UK energy supplies are on a "roller-coaster" and heading "downhill fast" as power plants close and the demand for imported gas rises, energy watchdog Ofgem has warned.
Ofgem chief executive Alistair Buchanan said consumers and businesses can expect higher electricity bills as oil and coal fired power stations come offline "earlier than expected" to meet environmental targets.
Writing in the Daily Telegraph, Buchanan said, "We have to face the likelihood that avoiding power shortages will also carry a price."
The UK is set to rely increasingly on gas supplies, but costs for the resources are rising and foreign supplies are shrinking.
Russia is expected to cancel supplies from its Shtokman field while demands from China, where gas prices are 60% high than in the UK, are growing at 20% per year.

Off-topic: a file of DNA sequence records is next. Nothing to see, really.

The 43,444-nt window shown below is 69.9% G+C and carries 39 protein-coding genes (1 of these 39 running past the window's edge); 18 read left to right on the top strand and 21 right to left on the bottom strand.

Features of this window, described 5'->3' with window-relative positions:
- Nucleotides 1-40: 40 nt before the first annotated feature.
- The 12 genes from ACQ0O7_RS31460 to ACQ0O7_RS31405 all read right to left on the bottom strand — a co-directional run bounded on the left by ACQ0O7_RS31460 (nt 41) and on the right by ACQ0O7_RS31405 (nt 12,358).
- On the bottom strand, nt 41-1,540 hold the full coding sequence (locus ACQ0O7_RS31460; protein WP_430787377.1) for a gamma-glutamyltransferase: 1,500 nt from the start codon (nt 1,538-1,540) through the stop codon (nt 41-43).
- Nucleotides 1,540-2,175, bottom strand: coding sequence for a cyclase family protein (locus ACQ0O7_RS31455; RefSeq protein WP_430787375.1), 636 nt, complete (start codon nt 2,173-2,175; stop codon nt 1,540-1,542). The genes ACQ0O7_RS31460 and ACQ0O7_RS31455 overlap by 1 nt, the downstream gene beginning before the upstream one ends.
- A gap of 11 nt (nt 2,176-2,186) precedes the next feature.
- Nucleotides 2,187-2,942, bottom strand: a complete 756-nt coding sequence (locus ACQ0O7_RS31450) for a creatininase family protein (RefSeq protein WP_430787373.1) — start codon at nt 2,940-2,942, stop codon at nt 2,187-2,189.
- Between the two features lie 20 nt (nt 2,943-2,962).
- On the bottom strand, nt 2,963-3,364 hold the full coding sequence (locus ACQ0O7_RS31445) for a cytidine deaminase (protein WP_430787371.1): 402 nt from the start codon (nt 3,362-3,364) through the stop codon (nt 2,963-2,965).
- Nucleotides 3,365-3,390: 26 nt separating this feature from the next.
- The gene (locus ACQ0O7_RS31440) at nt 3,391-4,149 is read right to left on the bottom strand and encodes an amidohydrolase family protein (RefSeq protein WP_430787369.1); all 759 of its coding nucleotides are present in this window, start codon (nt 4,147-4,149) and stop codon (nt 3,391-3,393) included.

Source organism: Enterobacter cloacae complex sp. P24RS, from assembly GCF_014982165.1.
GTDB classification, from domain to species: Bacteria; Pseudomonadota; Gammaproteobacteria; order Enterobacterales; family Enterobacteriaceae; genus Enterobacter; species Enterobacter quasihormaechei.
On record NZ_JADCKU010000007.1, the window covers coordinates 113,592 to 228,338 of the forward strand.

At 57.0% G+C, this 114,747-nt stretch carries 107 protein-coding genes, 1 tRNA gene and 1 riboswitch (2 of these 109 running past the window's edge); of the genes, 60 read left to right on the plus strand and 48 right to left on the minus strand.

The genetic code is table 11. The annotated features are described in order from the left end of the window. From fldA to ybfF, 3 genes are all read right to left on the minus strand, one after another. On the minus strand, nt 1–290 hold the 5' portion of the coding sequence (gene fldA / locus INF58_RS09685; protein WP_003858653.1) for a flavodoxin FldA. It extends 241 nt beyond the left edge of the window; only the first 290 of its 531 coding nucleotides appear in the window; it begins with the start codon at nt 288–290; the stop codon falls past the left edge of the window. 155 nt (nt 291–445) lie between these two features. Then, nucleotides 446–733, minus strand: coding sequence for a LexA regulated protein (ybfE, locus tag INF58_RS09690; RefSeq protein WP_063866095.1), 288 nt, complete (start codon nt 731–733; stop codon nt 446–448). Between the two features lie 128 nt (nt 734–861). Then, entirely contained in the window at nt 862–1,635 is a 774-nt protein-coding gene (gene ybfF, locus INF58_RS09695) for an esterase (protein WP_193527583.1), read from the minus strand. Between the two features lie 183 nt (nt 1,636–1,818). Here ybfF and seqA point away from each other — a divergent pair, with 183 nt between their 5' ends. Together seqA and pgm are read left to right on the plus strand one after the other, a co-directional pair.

"Just when we need more gas, world demand for gas is set to tighten," said Buchanan.
Dr Simon Harrison, chair of the Institution of Engineering and Technology's Energy Policy Panel, said the UK has little choice but to rely on gas in the short-term.
"Other options such as new nuclear are some time from being available, and renewables in the UK are mostly relatively costly at present, although the industry is confident it can reduce prices if it can see visibility of large scale orders. A stable policy regime and confidence around decarbonisation targets is required to bring this investment forward," said Harrison.
"In the longer term we need to take care to look at the energy system as a whole, maximising the opportunities to use less energy, and balancing use of the full range of low carbon energy sources to give us a clean energy system without vulnerability to price shocks. But doing so will not be cheap."
Image: UK demand for gas is rising as prices increase. Photo courtesy of FreeDigitalPhotos.net.